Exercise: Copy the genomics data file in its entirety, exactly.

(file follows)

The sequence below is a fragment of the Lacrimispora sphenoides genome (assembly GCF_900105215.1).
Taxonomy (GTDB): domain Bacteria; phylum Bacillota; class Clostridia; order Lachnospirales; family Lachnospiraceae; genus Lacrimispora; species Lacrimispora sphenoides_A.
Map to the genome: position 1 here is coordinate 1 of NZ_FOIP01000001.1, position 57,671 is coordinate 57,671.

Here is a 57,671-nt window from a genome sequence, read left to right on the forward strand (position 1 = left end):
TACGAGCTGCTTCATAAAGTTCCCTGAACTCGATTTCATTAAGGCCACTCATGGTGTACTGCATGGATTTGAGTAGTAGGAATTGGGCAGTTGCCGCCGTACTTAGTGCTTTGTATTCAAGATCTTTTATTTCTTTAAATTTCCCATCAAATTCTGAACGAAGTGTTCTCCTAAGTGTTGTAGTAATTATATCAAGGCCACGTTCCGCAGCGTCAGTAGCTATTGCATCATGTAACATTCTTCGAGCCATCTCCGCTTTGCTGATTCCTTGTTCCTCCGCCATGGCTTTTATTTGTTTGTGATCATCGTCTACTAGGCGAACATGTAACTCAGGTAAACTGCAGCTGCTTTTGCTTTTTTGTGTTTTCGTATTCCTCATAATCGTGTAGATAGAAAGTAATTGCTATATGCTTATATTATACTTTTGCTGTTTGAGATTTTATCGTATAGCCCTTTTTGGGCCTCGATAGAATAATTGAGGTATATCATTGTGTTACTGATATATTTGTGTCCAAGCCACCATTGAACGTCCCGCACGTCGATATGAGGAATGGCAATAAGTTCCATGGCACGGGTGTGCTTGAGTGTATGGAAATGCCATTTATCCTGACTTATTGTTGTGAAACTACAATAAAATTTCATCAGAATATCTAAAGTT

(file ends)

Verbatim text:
The sequence below is a fragment of the Lacrimispora sphenoides genome (assembly GCF_900105215.1).
Taxonomy (GTDB): domain Bacteria; phylum Bacillota; class Clostridia; order Lachnospirales; family Lachnospiraceae; genus Lacrimispora; species Lacrimispora sphenoides_A.
Map to the genome: position 1 here is coordinate 1 of NZ_FOIP01000001.1, position 57,671 is coordinate 57,671.

Here is a 57,671-nt window from a genome sequence, read left to right on the forward strand (position 1 = left end):
TACGAGCTGCTTCATAAAGTTCCCTGAACTCGATTTCATTAAGGCCACTCATGGTGTACTGCATGGATTTGAGTAGTAGGAATTGGGCAGTTGCCGCCGTACTTAGTGCTTTGTATTCAAGATCTTTTATTTCTTTAAATTTCCCATCAAATTCTGAACGAAGTGTTCTCCTAAGTGTTGTAGTAATTATATCAAGGCCACGTTCCGCAGCGTCAGTAGCTATTGCATCATGTAACATTCTTCGAGCCATCTCCGCTTTGCTGATTCCTTGTTCCTCCGCCATGGCTTTTATTTGTTTGTGATCATCGTCTACTAGGCGAACATGTAACTCAGGTAAACTGCAGCTGCTTTTGCTTTTTTGTGTTTTCGTATTCCTCATAATCGTGTAGATAGAAAGTAATTGCTATATGCTTATATTATACTTTTGCTGTTTGAGATTTTATCGTATAGCCCTTTTTGGGCCTCGATAGAATAATTGAGGTATATCATTGTGTTACTGATATATTTGTGTCCAAGCCACCATTGAACGTCCCGCACGTCGATATGAGGAATGGCAATAAGTTCCATGGCACGGGTGTGCTTGAGTGTATGGAAATGCCATTTATCCTGACTTATTGTTGTGAAACTACAATAAAATTTCATCAGAATATCTAAAGTT